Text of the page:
The hands of black midwives have always saved lives! We honor the grand midwives of the past, present, and future.
Alabama has a rich history of traditional black midwives, who saved hundreds of lives in the Deep South. These brave, selfless, hero-midwives cared for women in conditions of extreme poverty and racism--often helping women no one else would care for. See history through these midwives' eyes in books such as Motherwit and Listen To Me Good.
In 1976, Alabama passed a law with the intent to outlaw traditional midwives. Margaret Charles Smith and about 150 other black traditional midwives were told they would be jailed if they continued to work as midwives. Prosecuting and eradicating Alabama midwives continues to have disastrous consequences for Alabama's mothers and infants. (See: Alabama Perinatal Health Act, Annual Progress Report 2011 )
On July 1, 2011, The Alabama Department of Public Health issued a map, finding that thirty six counties in Alabama lacked obstetric services. In other states licensed, community midwives, such as Jennie Joseph in Florida, help fill the gap and make a positive difference in outcomes. The state of Alabama still refuses to license community midwives to practice out-of-hospital in homes. There are also no free standing birth centers in the state. This means many Alabama women find it difficult to access appropriate maternity education and care.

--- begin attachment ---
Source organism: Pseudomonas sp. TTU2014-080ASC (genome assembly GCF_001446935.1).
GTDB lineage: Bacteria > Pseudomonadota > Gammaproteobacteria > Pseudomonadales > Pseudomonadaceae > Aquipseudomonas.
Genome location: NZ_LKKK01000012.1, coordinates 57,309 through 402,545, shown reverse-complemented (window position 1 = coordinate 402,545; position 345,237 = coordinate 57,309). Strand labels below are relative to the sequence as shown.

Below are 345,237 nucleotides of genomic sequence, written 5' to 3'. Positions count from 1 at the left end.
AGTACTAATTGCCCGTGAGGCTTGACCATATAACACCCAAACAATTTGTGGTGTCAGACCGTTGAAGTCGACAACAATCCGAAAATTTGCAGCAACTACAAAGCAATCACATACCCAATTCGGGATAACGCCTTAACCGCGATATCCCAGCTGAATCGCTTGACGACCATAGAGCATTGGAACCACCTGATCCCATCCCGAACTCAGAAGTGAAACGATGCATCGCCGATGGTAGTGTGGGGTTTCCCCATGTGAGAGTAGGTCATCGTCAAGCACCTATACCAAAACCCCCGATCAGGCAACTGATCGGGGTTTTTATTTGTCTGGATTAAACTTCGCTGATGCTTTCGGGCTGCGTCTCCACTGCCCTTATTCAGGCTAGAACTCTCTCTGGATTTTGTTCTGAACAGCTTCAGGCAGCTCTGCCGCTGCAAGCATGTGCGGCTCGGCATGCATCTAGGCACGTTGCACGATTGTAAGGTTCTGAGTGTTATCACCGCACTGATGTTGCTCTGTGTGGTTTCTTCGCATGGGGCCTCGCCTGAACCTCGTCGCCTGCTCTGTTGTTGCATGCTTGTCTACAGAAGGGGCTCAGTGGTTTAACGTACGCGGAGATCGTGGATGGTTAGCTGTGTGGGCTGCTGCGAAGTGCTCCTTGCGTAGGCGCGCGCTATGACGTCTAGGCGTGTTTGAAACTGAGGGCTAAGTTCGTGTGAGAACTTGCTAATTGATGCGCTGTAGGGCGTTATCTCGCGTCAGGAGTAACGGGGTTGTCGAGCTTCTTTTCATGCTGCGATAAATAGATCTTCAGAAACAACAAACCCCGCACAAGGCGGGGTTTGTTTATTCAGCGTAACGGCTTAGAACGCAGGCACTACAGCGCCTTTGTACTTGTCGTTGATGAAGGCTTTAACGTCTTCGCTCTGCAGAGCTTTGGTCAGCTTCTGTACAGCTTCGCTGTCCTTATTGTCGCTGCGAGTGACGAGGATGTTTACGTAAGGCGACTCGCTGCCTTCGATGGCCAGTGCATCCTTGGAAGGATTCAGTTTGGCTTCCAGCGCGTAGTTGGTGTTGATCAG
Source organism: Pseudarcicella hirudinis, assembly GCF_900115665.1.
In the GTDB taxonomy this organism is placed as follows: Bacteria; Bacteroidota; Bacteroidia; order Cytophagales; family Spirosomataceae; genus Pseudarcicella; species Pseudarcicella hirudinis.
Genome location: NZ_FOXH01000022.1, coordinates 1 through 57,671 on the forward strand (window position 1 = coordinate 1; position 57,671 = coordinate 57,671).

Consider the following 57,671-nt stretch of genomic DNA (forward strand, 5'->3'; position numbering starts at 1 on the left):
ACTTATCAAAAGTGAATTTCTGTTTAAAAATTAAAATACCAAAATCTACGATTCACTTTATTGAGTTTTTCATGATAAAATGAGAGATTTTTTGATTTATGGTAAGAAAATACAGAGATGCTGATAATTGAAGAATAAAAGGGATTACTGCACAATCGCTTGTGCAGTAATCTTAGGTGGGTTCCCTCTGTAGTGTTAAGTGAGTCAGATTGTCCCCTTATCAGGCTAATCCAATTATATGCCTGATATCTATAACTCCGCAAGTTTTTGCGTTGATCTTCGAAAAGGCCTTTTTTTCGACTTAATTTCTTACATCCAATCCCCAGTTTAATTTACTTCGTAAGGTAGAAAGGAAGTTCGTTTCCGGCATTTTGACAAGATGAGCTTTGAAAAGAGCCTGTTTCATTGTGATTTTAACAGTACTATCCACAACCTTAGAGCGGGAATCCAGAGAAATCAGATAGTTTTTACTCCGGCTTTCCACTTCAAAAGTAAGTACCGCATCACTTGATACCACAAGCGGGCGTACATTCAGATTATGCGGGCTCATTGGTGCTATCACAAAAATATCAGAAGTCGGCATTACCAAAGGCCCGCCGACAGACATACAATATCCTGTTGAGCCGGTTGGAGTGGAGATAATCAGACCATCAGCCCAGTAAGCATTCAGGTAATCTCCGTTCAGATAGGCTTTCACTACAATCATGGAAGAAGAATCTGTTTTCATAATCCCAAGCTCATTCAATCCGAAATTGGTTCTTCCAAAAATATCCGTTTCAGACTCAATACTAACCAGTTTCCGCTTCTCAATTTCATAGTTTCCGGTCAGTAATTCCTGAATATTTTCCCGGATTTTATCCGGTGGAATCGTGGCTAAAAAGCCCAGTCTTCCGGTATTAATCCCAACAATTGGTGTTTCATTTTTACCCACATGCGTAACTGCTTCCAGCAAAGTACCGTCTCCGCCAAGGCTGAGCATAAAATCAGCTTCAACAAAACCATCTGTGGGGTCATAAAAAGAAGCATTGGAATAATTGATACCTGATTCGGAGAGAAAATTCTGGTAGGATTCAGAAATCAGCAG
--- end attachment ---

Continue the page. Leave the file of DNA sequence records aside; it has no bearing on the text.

At the end of this month, we're bringing the amazing midwife Jennie Joseph herself to Alabama for a speaking tour to discuss The JJ WAY®--a model for reducing disparities and improving outcomes in perinatal health. She'll be sharing the film Bringin' In Da Spirit, which tells the history of black midwives. The International Center For Traditional Childbearing (a non-profit African centered organization, created to promote the health of women and their families, and to train Black women aspiring to become midwives) will also be promoted at these events! Check back soon for details!
The Alabama Birth Coalition is dedicated to honoring the memory of Alabama's grand midwives, and supporting its present and future midwives. We recognize we have many miles to go before Alabama honors midwives as the heroes they were, are, and will be. We declare that Alabama mothers still need and deserve community midwives. We hope you'll make the following resources a part of your celebration of Black History Month:
Video: Birth Right
Film: Bringin' In Da Spirit
Organization: The International Center For Traditional Childbearing
Organization: Jennie Joseph, CPM, LM
Organization: National Association of Birth Centers of Color (NABCC)
Organization: Alabama Midwives Alliance